A CENTURY ON, THEY WALK BEFORE US
It was gruesome, politically problematic, tragic and heroic and wasteful; it was a turning-point in history. I have written before about how live, (very often fringe) theatre more than any other media has provoked fruitful reflection on the effects of WW1 (that article here, http://tinyurl.com/q53tp5p ). Now the Finborough, with its eclectic specialization of long- forgotten or brand-new work, briefly brings back last May’s two-man play written and directed by John Burrows.
Very fine it is too, framed as a tall tale from ex-Tommies busking with banjo and fiddle in the grim broke years after the war. It was a time when homes and jobs for the “heroes” failed to materialize and Lloyd George’s government genuinely feared a revolution to mirror the Bolsheviks who halfway through had taken the Tsar’s Russia out of the war.
David Brett and Gareth Williams are the men, bemedalled in a stony outdoor bleakness before a tattered Kitchener poster demanding “another 100,000 men”. Their first number (there are a few, though it is far from being a musical) catches that resigned, upbeat melancholy of WW1 songs. Proudly they identify themselves as volunteers, from the two first years before conscription started, but then embark on the story of one fictional conscript: Private Percy Cotton and his fickle girlfriend at home, Nellie. The yarn covers four years, culminating in an odd involvement in the brilliant, conciliatory government gesture of bringing home one “Unknown Warrior” from the fields of death for a grand, communal funeral at the Cenotaph. The stories interwind: the spiritualist fraud Nellie and her willing seduction by a titled official at the War Office, the bereaved parents of a young officer and their servants, Lloyd George himself in anxiety and calculation during the war and its aftermath.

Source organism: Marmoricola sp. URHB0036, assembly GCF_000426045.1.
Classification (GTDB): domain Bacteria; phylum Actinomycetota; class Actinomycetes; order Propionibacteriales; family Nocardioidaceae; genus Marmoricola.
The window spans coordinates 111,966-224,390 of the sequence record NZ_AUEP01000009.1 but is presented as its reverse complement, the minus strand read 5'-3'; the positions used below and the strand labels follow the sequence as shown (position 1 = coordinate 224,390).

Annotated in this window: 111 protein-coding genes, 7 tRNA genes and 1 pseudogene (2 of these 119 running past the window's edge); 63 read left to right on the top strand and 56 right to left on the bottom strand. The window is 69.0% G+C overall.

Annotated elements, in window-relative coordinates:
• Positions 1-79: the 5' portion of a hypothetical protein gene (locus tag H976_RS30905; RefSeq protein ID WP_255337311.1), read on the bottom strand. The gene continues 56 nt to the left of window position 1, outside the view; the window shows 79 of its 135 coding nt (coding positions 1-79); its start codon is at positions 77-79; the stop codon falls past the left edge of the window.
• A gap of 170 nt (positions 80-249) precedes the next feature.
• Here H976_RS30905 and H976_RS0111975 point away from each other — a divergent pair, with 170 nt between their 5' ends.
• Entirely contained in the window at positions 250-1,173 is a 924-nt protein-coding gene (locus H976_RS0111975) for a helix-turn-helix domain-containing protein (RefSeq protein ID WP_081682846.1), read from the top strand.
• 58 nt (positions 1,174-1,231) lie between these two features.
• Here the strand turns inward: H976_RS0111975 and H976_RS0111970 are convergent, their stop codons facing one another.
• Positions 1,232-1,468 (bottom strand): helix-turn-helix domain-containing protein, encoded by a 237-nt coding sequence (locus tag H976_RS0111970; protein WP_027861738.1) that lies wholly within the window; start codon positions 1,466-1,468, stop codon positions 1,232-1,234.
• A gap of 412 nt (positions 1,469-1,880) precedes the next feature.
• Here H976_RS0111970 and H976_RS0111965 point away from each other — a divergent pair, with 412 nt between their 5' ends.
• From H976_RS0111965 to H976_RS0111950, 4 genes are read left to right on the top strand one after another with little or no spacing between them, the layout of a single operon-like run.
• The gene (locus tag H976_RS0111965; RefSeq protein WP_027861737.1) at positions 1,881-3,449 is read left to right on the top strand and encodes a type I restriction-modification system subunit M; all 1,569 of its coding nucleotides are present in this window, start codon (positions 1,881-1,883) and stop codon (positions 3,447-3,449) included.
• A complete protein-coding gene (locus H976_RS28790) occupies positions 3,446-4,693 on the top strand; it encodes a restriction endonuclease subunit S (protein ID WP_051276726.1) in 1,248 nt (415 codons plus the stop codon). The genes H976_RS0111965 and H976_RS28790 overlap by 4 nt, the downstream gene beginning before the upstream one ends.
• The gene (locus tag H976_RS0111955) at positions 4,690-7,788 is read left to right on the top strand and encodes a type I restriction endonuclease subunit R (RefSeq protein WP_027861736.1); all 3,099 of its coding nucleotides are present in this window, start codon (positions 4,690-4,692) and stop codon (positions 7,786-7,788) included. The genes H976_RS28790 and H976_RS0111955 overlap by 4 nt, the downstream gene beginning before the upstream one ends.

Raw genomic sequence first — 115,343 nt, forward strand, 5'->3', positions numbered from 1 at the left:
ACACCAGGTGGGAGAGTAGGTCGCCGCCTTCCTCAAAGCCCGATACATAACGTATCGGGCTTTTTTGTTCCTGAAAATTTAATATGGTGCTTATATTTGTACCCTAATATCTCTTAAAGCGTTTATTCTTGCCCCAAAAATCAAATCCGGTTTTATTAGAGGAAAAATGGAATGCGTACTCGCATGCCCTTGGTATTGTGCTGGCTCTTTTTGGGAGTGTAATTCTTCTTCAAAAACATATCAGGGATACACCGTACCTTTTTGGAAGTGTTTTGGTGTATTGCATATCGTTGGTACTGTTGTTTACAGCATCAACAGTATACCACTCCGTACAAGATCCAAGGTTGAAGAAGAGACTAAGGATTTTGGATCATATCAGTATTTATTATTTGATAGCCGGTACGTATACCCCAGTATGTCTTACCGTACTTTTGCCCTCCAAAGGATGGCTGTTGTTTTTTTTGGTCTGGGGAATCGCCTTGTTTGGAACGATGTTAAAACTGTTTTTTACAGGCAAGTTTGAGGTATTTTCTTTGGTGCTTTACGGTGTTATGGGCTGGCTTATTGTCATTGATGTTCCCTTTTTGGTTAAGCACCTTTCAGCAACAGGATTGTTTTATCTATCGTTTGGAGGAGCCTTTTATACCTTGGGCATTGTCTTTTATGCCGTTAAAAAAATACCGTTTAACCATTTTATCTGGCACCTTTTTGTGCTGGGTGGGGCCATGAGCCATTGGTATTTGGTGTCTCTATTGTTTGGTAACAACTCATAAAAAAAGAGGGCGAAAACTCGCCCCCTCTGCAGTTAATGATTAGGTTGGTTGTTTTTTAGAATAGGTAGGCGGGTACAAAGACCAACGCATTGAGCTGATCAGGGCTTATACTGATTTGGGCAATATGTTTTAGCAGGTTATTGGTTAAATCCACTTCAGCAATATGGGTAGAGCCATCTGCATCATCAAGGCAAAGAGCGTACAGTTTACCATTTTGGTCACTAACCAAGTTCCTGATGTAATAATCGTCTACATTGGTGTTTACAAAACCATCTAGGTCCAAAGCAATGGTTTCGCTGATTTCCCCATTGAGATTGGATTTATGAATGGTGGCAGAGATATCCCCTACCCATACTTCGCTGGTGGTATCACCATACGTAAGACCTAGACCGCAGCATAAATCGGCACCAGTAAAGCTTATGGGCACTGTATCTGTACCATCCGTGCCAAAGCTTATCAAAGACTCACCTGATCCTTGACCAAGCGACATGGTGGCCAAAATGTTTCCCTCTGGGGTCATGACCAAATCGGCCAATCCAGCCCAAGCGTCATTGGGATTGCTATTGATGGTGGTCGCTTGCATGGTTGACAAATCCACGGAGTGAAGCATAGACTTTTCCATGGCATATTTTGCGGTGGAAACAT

It is told with remarkable wit, the pair sliding in and out of characters with consummate skill: Brett is often young Percy but becomes the lecherous politico Sir Gregory and – with particularly effective stiff poignancy – the bereaved mother Lady Elizabeth. Williams is a splendidly affected and self-serving Nellie and a host of others. They use no costumes except two tin hats for rapid moves to the trenches, and only brisk narrative moments, but the clarity is exemplary. As for the payoff, Burrows creates a double irony in the first ever Two Minutes’ Silence, and we gasp.
O844 847 1522 to 26 Jan, Sun-Tues only